Meris Mosher, Forerunner Brooch 2 (2016) Copper, silver, steel, cement, paint, found object

There are plenty of Co–Adorn events already in the works. Kicking things off is an exclusive viewing and sale of gemstones with Montreal-based Pierre des Charmes, which took place earlier this month. The new year brings Co–Adorn’s first annual general meeting and launch party in January and visiting artist talks will be given by Hyun-Seok Sim and Janis Kerman as 2018 unfolds. Gushue and Wareham also mention “an open-call juried exhibition planned for the summer. Interspersed amongst all of that, we plan to host some workshops focusing on the needs of our members — photography skills, mentorships and sales opportunities.” With a thorough approach to addressing the diverse aspects of contemporary jewellery practice, Co–Adorn appears well prepared to effectively serve its members on a local scale and on a national level, enrich the Canadian perspective.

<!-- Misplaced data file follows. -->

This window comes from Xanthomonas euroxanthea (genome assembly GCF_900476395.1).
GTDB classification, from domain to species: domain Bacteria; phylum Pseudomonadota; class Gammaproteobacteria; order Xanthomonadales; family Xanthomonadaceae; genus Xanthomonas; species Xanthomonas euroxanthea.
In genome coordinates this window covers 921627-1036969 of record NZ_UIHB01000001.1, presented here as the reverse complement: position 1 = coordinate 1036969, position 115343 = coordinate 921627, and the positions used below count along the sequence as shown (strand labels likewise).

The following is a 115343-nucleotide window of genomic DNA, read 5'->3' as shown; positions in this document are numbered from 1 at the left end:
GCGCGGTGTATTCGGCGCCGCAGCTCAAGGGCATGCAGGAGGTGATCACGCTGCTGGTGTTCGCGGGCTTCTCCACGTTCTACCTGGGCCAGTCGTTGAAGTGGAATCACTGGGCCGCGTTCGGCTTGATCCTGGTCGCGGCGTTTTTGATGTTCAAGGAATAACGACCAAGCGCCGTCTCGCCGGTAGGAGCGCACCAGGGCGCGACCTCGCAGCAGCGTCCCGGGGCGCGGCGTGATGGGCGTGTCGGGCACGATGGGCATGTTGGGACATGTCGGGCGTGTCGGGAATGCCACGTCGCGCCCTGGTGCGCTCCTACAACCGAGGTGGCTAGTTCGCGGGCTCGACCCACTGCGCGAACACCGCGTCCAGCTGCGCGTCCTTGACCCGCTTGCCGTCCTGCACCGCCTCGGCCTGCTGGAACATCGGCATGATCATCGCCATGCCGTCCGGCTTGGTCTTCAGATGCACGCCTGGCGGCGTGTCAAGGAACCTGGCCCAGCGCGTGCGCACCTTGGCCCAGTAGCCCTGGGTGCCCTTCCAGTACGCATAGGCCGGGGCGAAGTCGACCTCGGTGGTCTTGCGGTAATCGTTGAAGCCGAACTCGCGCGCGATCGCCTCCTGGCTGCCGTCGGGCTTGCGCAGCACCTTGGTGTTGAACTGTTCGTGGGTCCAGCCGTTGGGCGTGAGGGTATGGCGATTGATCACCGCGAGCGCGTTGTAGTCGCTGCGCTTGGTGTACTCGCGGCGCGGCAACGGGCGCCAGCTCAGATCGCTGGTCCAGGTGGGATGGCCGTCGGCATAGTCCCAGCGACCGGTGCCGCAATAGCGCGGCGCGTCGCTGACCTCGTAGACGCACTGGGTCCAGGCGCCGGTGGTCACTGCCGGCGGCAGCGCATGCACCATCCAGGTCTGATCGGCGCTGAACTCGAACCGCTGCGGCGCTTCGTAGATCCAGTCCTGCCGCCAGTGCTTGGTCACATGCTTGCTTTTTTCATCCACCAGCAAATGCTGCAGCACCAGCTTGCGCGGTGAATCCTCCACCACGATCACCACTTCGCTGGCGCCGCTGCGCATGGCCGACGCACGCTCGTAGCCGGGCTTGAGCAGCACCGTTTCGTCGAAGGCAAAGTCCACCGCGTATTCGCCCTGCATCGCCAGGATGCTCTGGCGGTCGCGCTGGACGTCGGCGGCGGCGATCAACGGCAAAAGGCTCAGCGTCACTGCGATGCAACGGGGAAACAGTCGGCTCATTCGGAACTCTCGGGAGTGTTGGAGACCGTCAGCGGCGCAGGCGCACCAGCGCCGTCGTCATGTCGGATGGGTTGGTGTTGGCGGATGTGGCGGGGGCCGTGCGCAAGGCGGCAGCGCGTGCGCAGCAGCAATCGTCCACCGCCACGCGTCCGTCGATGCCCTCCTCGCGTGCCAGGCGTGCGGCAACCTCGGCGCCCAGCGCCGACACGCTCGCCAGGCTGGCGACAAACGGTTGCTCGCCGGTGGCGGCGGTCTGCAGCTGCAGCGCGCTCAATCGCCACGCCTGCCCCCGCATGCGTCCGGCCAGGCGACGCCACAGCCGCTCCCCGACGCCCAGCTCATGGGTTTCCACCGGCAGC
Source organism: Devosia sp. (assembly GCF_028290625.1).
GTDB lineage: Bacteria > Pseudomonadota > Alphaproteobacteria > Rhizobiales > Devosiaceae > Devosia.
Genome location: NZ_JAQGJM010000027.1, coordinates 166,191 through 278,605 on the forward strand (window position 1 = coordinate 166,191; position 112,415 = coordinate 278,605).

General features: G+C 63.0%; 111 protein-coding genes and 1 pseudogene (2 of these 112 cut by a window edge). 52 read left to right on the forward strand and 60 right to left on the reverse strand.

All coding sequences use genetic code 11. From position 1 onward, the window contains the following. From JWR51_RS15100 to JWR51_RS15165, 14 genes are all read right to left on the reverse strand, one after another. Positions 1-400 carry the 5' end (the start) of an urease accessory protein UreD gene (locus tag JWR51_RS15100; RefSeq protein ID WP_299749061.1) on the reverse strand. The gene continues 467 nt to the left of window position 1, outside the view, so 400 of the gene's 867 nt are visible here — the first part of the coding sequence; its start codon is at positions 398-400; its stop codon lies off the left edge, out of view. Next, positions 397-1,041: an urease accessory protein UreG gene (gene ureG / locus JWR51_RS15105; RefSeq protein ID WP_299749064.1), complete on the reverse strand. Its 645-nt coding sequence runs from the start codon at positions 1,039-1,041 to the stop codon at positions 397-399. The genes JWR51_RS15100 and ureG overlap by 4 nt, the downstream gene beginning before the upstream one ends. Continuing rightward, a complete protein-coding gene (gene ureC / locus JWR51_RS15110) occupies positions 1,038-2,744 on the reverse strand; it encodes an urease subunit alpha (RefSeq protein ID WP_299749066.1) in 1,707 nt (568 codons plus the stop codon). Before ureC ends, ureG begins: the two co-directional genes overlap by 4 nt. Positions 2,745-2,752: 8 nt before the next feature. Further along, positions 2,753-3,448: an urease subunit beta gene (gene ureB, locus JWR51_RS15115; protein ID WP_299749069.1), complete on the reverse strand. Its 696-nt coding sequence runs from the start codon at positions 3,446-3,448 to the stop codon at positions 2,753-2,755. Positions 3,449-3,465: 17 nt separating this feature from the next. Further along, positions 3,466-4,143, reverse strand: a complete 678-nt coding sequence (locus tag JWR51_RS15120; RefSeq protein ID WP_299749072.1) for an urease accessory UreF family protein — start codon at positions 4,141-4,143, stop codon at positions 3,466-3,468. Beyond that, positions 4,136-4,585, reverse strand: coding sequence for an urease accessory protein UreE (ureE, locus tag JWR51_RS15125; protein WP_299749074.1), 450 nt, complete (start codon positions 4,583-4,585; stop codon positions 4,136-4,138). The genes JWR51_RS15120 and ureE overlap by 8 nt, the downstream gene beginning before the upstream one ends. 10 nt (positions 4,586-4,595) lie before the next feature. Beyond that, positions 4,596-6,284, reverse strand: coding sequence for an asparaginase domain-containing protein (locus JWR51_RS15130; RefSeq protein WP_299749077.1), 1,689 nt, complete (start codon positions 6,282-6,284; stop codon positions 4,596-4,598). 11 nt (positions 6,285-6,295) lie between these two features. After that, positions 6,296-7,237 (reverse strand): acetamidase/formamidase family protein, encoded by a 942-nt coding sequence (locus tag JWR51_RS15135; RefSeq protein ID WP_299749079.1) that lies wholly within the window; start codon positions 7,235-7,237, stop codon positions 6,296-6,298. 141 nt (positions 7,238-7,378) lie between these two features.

For more information, refer to the Co–Adorn website: